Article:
How and Why Gen Y (Millennials) use YouTube
Research(1) shows that YouTube is where Aussie millennials go to make up their minds, to connect with the world around them, and or self-development.
Aussie millennials, aged 26 to 40 (born between 1981 and 1996), have grown up in an everchanging world, and they’ve come to expect unprecedented access to information—wherever and whenever they want. Offering diversity of content and best-in-class personalisation, YouTube’s highly adaptable user experience and on-demand nature provides the sense of control that millennials crave.
YouTube is a big part of that world for both millennials and for the rest of Australia. Aussies of all ages are spending more and more time on YouTube, with over 15M Aussies spending more than 18 hours each on YouTube per month.
How and Why Gen Xers use YouTube
Research(1) shows that Aussie Gen Xers turn to YouTube to get things done, engage with their passions, and rediscover their childhood memories. What can your brand/business do to reach this unique audience?
Gen Xers, aged 40 to 55 years old (born between 1965 and 1980), grew up listening to Walkmans (I know I did☺), eating Neapolitan ice cream, and watching shows like Thunderbirds on TV — the only thing that was notably absent was the internet. Despite this, Gen X is embracing the multi-screen, multi-channel world that we know today. YouTube is a big part of that world for both Gen X and for the rest of Australia. Aussies of all ages are spending more and more time on YouTube, with over 15M Aussie adults spending more than 18 hours each on YouTube per month.
But what exactly are Gen Xers watching on YouTube? As a business owner, it's important that you understand the role the platform plays in their lives.
Every small business in Australia is now feeling the impact of the lockdown and social distancing rules.
I definitely do myself and I believe it's OK to accept the change that is happening right now and actually grief our losses (of whatever nature they may be). We shouldn't try to solve all problems - past, present and future - in just a few weeks. It's OK to take things slowly and put health and safety first - ours, our families' and our employees'.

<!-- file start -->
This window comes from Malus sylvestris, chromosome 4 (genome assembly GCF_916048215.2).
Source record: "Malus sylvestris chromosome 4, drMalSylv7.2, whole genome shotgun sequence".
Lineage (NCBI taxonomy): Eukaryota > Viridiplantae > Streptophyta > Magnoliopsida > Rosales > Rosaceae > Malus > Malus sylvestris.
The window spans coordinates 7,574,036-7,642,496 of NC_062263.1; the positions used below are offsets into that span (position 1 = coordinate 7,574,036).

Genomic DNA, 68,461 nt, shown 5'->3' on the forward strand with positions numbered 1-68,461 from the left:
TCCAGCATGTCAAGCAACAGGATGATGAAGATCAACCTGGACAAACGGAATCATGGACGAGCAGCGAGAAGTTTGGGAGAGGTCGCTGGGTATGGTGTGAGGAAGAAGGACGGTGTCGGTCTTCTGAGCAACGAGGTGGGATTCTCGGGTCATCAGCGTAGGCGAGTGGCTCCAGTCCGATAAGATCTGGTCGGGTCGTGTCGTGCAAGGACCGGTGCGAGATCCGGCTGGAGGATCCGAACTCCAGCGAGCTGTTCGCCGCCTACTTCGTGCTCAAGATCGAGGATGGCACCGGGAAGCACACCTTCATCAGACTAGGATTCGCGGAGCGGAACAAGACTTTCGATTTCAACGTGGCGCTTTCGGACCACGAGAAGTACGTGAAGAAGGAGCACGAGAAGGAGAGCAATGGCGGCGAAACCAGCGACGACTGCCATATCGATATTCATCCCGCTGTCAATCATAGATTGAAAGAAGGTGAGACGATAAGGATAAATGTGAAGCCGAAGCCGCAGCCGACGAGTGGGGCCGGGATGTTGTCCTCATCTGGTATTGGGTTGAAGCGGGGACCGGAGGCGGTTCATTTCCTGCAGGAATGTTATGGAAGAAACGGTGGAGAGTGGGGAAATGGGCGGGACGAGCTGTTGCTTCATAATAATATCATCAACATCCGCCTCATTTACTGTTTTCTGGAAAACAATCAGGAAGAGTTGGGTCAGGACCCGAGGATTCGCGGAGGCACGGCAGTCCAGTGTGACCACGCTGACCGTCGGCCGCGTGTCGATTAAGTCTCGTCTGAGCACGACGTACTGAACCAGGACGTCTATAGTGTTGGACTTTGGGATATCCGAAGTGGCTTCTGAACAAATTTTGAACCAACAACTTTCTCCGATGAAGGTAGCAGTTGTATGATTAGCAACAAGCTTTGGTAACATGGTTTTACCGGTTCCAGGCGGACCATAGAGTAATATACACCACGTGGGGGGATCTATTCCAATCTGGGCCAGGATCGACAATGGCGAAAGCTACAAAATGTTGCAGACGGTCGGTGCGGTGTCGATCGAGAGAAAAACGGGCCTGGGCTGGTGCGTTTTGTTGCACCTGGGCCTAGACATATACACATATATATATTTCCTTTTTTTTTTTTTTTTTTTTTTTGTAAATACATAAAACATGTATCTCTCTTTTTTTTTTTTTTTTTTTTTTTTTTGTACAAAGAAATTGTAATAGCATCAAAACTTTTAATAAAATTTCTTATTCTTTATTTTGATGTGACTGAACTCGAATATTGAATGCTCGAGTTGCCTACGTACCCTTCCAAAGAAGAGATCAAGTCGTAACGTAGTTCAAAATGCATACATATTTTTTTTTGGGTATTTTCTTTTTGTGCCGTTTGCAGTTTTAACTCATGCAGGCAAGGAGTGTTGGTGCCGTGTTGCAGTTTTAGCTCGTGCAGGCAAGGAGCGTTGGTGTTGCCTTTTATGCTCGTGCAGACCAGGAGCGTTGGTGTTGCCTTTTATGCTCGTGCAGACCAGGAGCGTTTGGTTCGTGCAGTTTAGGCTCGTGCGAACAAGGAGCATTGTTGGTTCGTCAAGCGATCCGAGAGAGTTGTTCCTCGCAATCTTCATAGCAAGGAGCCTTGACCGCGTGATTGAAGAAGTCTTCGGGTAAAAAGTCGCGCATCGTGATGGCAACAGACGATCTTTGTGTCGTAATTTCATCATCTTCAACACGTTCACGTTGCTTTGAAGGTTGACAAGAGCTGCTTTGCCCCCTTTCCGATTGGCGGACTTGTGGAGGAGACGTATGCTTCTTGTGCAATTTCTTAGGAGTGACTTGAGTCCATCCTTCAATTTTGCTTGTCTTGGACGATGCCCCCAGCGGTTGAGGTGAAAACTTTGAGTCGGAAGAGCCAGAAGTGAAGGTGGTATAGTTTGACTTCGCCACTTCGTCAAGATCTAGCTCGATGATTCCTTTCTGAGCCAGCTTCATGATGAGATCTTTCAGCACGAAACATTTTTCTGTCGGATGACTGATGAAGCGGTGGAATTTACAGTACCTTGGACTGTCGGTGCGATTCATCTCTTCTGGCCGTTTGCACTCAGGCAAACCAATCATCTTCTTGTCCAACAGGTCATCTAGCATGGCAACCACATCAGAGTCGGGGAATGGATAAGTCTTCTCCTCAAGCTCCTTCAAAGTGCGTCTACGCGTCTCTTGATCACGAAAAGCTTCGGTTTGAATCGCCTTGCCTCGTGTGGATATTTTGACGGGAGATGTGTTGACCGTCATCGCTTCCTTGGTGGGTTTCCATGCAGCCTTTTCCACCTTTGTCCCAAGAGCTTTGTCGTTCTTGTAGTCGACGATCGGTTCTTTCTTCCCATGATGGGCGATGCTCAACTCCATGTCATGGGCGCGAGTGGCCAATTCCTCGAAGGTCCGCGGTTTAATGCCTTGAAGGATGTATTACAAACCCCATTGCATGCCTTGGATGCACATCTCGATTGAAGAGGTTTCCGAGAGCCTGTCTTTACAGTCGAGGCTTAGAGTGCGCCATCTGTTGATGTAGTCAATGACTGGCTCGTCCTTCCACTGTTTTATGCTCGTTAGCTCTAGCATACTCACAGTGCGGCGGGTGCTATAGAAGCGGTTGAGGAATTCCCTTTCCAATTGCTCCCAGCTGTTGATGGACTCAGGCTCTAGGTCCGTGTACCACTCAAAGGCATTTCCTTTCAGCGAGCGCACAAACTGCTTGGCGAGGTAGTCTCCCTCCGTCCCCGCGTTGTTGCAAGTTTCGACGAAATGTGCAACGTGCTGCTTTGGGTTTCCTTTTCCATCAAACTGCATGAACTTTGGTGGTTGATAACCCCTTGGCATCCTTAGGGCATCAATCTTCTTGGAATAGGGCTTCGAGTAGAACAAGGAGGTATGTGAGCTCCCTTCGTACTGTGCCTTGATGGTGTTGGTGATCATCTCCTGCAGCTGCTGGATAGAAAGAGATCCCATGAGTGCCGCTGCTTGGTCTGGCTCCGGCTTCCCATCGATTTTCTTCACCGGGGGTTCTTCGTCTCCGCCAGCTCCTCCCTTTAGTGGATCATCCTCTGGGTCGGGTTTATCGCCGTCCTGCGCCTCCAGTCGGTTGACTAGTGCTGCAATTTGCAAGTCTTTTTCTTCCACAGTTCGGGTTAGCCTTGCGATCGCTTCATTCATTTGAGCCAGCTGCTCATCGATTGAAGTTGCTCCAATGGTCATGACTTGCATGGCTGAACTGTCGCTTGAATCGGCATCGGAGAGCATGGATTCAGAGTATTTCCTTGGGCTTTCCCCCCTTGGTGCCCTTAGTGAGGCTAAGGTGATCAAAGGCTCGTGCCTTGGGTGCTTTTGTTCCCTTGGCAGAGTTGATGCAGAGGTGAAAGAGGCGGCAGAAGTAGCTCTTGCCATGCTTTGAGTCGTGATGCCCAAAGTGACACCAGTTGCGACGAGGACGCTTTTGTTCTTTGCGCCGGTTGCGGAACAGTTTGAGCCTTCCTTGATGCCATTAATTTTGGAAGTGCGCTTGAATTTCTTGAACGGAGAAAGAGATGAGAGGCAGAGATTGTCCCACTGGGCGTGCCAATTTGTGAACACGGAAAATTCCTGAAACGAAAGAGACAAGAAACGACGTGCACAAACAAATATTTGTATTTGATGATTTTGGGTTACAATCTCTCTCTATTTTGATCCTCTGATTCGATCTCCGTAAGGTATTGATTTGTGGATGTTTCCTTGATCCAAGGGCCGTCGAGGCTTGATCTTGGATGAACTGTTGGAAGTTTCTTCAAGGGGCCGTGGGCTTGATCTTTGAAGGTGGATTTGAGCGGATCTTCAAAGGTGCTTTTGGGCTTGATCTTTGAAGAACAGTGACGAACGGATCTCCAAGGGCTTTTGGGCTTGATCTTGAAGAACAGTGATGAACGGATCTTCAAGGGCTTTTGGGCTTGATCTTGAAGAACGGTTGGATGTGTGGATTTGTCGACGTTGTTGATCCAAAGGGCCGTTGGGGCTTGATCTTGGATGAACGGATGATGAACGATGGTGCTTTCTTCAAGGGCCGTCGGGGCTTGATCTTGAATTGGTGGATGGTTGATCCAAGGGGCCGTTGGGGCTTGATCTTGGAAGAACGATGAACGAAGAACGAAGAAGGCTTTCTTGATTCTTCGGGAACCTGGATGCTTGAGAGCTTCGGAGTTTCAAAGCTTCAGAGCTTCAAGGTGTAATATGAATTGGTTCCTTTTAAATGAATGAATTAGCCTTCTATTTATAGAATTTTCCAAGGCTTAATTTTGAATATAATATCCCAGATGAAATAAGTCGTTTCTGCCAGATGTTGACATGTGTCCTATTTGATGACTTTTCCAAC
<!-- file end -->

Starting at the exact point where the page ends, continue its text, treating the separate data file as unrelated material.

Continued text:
It's a perfect time to learn and plan our next steps, to be prepared for the next crisis, as we do not have many precedents that live up to the current landscape.
We'll need to do more than adapt, we'll need to innovate our way out of this.
I believe the best thing for all businesses now, whether temporarily closed or operating under a different model for a while, is to take the pulse of the market, to watch how the consumer behaviour changes and to keep in touch with customers (website, social media, email etc.) and try to address their needs and pain points in any way possible, even if that means simply communicating and educating without actually making a sale. You'll be rewarded with their loyalty when your business resumes its normal trading. (Although, the longevity of this strategy depends largely on the efficiency of the government support).
There are lots of free resources and tools out there at the moment that can help your business plan better for the different future ahead. They can also help you maintain your customer relationship and/or service providing or event management free of charge for a few months, so here's just a snapshot of some of these tools below.
'Writing comes more easily if you have something to say.' (Sholem Asch).